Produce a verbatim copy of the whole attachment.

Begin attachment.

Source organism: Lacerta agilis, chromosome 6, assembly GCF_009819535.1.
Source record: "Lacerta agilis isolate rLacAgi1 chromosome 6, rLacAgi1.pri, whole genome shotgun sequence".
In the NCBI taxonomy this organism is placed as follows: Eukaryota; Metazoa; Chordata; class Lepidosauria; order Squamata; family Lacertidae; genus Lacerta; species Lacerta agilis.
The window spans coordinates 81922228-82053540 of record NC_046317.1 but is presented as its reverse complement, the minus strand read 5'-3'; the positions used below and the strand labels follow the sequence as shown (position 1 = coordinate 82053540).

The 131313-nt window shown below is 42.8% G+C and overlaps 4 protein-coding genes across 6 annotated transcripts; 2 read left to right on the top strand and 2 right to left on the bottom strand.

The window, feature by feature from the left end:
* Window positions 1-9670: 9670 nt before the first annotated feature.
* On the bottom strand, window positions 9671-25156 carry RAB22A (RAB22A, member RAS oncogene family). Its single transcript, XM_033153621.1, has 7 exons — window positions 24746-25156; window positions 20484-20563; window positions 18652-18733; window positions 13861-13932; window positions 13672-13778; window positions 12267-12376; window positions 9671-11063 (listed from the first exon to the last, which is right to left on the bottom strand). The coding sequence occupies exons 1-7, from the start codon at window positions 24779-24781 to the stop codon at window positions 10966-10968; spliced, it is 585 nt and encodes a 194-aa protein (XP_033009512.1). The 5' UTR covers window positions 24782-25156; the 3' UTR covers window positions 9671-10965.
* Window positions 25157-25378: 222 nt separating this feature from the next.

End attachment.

Source organism: Lacerta agilis, chromosome 6, assembly GCF_009819535.1.
Source record: "Lacerta agilis isolate rLacAgi1 chromosome 6, rLacAgi1.pri, whole genome shotgun sequence".
In the NCBI taxonomy this organism is placed as follows: Eukaryota; Metazoa; Chordata; class Lepidosauria; order Squamata; family Lacertidae; genus Lacerta; species Lacerta agilis.
The window spans coordinates 81922228-82053540 of record NC_046317.1 but is presented as its reverse complement, the minus strand read 5'-3'; the positions used below and the strand labels follow the sequence as shown (position 1 = coordinate 82053540).

The 131313-nt window shown below is 42.8% G+C and overlaps 4 protein-coding genes across 6 annotated transcripts; 2 read left to right on the top strand and 2 right to left on the bottom strand.

The window, feature by feature from the left end:
* Window positions 1-9670: 9670 nt before the first annotated feature.
* On the bottom strand, window positions 9671-25156 carry RAB22A (RAB22A, member RAS oncogene family). Its single transcript, XM_033153621.1, has 7 exons — window positions 24746-25156; window positions 20484-20563; window positions 18652-18733; window positions 13861-13932; window positions 13672-13778; window positions 12267-12376; window positions 9671-11063 (listed from the first exon to the last, which is right to left on the bottom strand). The coding sequence occupies exons 1-7, from the start codon at window positions 24779-24781 to the stop codon at window positions 10966-10968; spliced, it is 585 nt and encodes a 194-aa protein (XP_033009512.1). The 5' UTR covers window positions 24782-25156; the 3' UTR covers window positions 9671-10965.
* Window positions 25157-25378: 222 nt separating this feature from the next.